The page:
Rose Poimafisi was a tough lady. If she clenched her fists and exhibited them to you, you read, on her eight knuckles, from left to right, the letters:
T R U E L O V E
Rose lived a couple of doors down from us - and fostered some young boys - early 'teens.
Our house has three bedrooms. In order for each child to have a room of his or her own, Sue and I slept on a futon on the living room floor. In 1987, Helen, Eddie, and Adele slept in the house, each in a bedroom. Johnny slept in the 'sleep-out' room in what had been the garden shed - which is now, in fact, my office and my own bedroom.
One night in July - chilly and wet - about, I think, 9:30 in the evening, I was outside in the driveway saying 'good-bye' to Ross Jackson who had been visiting us. I was sitting on the kerb next the driveway. Ross had just put his car into reverse, to back out of the driveway - had, in fact, started to move - when I called him back. Something had occurred to me that I wanted to say to him.
I never got to say it, never, in fact, remembered what it was.
A sound that, at first, I thought was a gunshot, occurred. A sudden squeal of tyres followed. My first thought was that some sort of gang-related activity was happening. Within seconds, this belief received support because I heard, from next door in Mr Edwards yard, men shouting and beating others.
Johnny came running out of his room, and Susan from the house. I grabbed a convenient four-by-two that was lying around, told Johnny to go upstairs to the house, and crouched behind the wall of the carport, preparatory to deal with any violent criminals who should dash into our yard, intent on mayhem.
When, after half a minute or so, no such thing happened, I, with, I think, at least Johnny and Susan, went cautiously out to the street and peered into Mr Edwards' yard.
One car was there, reversed into a tree.
A second car - a police car, in fact - had apparently crashed head-on into the front of the first car.
There were policemen beating on young men (2? 3?).
And Rose "TRUE LOVE" Poimafisi was beating on one of the policemen.
What had happened was this:
- A man had (foolishly) stopped in front of Matt's Dairy, leaving his car running.
- Young boys (one of whom was one of Rose's fosters - a boy, it was said later, who had already been in prison for raping his foster sister), not slow to take advantage of the situation, leapt into the car and tore off for Waiuku. To while away the time there, they pulled off a burglary or two.
- Unfortunately for them, the police were alerted to their activities. A high-speed chase ensued (the policeman told me that they came in on Victoria Street West - a 50 Km/hour zone - at 140 Km/hour).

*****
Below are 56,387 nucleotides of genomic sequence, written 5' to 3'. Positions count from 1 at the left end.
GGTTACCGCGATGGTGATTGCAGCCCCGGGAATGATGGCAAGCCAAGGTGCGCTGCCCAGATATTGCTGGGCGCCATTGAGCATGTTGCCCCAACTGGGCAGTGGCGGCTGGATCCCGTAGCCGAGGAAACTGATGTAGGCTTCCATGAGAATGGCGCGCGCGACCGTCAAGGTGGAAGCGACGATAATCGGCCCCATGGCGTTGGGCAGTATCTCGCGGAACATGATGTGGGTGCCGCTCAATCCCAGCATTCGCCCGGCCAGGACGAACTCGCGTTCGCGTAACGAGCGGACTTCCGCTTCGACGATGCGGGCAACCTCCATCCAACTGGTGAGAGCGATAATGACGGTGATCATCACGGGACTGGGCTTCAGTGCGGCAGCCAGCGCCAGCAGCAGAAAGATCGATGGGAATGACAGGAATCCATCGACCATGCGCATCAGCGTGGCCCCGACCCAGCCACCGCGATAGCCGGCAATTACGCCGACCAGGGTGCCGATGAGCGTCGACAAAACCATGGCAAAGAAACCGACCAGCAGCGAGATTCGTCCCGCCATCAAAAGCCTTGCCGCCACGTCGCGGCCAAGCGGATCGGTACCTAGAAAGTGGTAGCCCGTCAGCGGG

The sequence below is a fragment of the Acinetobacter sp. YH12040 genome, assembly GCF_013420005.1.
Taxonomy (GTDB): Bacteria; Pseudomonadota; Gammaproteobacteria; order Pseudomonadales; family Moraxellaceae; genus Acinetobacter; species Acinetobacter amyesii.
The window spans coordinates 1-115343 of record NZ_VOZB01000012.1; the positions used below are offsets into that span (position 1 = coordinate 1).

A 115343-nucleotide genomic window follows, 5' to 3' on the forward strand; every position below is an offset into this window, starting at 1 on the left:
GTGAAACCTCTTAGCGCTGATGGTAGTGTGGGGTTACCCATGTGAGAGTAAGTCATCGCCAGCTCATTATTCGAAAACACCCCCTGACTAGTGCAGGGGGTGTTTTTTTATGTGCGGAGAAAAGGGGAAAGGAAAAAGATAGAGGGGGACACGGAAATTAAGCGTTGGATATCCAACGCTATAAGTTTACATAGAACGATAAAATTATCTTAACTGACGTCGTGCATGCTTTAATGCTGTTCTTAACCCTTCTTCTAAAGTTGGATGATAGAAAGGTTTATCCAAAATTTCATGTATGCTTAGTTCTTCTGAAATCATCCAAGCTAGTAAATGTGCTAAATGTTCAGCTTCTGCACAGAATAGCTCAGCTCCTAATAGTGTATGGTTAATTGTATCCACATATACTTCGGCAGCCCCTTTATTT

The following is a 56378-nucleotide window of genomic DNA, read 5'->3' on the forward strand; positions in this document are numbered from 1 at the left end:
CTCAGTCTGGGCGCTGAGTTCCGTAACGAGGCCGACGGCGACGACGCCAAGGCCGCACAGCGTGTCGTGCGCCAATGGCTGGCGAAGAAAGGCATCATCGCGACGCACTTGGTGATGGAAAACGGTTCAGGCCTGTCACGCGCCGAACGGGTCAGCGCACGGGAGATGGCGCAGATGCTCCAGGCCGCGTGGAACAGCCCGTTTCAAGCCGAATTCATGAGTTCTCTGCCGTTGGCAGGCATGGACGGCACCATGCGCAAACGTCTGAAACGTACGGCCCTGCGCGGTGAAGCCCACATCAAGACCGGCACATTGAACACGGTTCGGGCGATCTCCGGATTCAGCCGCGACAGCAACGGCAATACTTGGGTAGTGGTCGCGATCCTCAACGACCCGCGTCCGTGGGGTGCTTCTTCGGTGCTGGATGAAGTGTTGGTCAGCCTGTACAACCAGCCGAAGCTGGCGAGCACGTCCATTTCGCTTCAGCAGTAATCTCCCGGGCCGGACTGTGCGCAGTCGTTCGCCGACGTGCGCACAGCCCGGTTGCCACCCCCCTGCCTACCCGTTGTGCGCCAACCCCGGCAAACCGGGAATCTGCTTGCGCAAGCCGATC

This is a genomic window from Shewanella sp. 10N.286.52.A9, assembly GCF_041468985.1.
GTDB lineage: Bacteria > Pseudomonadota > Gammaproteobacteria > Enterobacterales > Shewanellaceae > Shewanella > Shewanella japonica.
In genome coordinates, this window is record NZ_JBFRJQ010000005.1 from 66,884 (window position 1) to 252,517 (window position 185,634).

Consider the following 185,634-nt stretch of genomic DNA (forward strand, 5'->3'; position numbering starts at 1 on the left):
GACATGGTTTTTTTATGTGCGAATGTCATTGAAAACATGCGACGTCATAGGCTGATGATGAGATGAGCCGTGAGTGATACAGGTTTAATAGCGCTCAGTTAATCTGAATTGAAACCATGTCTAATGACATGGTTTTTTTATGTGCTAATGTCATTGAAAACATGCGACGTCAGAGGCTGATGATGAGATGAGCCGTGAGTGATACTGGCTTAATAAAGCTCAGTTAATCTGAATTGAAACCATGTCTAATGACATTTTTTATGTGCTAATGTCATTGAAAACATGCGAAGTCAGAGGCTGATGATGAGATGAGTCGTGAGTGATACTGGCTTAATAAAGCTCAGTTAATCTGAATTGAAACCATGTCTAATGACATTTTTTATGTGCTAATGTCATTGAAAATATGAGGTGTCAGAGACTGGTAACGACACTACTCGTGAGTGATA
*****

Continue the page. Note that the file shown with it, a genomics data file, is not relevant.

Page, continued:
- They neglected to stop at the stop sign at Helvetia Road. They hit a car coming up Helvetia Road. Fortunately they hit the rear of the car (or the woman passenger in that car would have been dead rather than simply concussed). The impact spun that car around, and flung it against the steel-reenforced poured-concrete post at the corner of our yard. The boot of the car flew open. The jack flew out, across our lawn (something like 10 metres, I think), inches past my head, into the panel on the side door of Ross's car (shattering the window) - that had been, I think, the 'gunshot' I had heard.
- Their car also spun around so that it crashed rear-on against a tree in Mr Edwards' front yard. The police car braked, but still crashed against the front of their car.
The battle sounds were the police thrashing the boys, yelling at them that they may have killed someone in the other car.
And Rose? She was avenging her foster son.
There was much follow-up to be done after that night, naturally. I titled this post "Why insurance is good." It was our house insurance that paid for repairing the wall (one of Johnny's Herald customers - I have forgotten his name - did the work). I suppose Ross's insurance paid for the damage to his car. I do not know what happened to the boys. We and the neighbours on that corner demanded that the Council put in a roundabout at the corner (they did not do it, but they did put in traffic islands). But one unforeseen result was my return to the 'bus.
I had not, I think, really realised just how upsetting the event was until the next morning. I got on my motorbike to go to work. As usually, I road along Cape Hill Road, instead of the main road. Just where Cape Hill Road turns a sharp left into Tuhimata Road, I laid the 'bike down. Fortunately I was going slowly, and I managed to put it down into grass. I was uninjured, and continued on to the University.
The next day I took the 'bus. I do not think this was a particularly considered decision. I had simply lost my nerve.